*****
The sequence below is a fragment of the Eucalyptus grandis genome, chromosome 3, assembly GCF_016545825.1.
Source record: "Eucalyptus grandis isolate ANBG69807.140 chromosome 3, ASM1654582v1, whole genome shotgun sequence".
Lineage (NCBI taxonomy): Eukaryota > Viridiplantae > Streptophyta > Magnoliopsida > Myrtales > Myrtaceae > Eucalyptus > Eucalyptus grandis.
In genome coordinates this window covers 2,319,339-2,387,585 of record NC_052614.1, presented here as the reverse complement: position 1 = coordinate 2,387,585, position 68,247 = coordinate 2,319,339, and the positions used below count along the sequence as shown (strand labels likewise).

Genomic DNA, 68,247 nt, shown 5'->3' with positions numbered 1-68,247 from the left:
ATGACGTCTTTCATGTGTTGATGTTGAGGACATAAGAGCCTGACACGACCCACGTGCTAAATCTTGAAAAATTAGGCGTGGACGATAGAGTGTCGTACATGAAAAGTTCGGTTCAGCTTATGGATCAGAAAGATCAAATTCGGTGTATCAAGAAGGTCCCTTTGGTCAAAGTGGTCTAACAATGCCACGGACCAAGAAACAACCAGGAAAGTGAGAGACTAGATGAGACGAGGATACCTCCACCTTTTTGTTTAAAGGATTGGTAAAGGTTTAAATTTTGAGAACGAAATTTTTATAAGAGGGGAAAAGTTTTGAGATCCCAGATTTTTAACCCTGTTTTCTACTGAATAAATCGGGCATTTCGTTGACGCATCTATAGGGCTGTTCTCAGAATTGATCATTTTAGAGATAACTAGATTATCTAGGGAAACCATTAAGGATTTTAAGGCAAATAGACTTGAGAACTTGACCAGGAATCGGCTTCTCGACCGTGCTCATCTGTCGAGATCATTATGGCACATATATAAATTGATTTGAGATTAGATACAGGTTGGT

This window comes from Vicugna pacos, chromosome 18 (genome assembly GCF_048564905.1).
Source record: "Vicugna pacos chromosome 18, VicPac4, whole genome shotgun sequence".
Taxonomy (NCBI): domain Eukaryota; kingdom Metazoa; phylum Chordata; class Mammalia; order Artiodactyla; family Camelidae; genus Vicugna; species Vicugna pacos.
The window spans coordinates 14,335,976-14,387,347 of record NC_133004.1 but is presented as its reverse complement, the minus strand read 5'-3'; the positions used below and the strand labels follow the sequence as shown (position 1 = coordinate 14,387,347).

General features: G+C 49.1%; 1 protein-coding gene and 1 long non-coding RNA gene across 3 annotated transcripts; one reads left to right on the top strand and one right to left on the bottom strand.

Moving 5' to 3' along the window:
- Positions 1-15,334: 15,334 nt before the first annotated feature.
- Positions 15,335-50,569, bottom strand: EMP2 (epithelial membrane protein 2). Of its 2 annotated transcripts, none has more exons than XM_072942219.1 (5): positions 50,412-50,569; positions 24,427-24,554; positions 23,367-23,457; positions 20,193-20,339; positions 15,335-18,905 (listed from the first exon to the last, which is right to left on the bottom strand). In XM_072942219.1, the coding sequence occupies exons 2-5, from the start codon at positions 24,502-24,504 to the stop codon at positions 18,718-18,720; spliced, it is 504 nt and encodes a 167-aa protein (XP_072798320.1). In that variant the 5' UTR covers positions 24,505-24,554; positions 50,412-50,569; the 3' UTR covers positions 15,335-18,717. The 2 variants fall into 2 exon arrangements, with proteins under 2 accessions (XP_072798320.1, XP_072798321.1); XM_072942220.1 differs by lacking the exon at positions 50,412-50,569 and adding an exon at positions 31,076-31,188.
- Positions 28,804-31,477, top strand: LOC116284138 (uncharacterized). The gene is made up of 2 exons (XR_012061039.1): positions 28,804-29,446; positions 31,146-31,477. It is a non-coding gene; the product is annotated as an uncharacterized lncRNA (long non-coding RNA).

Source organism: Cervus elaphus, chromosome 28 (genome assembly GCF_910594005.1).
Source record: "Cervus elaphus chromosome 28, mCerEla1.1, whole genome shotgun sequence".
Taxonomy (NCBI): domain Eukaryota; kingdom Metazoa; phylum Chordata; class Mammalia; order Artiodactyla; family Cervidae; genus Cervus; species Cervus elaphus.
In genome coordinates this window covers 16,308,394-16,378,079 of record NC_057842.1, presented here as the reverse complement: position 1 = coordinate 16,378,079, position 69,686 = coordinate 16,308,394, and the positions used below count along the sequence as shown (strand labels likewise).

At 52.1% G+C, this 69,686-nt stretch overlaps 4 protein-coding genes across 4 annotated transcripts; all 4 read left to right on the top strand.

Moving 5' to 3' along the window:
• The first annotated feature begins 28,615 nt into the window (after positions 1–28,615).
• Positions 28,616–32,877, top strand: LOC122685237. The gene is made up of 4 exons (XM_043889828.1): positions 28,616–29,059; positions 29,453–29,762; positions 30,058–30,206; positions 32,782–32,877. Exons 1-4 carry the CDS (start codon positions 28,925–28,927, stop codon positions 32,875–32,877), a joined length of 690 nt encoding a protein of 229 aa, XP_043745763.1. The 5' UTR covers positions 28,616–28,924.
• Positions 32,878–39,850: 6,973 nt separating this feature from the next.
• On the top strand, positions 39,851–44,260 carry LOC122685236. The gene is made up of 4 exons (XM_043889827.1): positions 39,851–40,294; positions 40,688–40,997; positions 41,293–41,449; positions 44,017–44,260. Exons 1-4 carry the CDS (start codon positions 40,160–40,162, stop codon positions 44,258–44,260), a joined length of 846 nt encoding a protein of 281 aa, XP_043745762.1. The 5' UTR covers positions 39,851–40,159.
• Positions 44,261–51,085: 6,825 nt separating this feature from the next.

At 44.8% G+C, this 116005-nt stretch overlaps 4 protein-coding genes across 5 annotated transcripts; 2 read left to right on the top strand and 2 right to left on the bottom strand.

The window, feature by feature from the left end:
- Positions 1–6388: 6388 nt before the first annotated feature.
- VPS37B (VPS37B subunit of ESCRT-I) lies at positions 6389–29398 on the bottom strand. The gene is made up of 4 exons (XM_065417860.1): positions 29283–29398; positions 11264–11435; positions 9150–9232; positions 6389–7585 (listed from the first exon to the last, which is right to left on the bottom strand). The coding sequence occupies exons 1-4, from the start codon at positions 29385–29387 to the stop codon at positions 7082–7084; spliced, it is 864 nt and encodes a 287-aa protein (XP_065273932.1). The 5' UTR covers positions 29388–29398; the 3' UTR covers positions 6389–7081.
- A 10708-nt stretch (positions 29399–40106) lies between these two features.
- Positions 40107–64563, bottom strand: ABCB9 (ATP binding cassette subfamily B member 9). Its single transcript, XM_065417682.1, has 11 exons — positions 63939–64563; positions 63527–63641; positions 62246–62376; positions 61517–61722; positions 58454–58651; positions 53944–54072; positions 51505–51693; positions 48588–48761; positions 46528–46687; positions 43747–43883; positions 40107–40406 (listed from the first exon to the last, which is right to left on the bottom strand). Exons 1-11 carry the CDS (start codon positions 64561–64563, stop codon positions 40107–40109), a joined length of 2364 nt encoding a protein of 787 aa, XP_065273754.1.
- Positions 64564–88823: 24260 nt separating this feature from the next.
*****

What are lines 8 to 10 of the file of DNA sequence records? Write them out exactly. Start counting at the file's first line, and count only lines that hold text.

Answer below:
Source record: "Vicugna pacos chromosome 18, VicPac4, whole genome shotgun sequence".
Taxonomy (NCBI): domain Eukaryota; kingdom Metazoa; phylum Chordata; class Mammalia; order Artiodactyla; family Camelidae; genus Vicugna; species Vicugna pacos.
The window spans coordinates 14,335,976-14,387,347 of record NC_133004.1 but is presented as its reverse complement, the minus strand read 5'-3'; the positions used below and the strand labels follow the sequence as shown (position 1 = coordinate 14,387,347).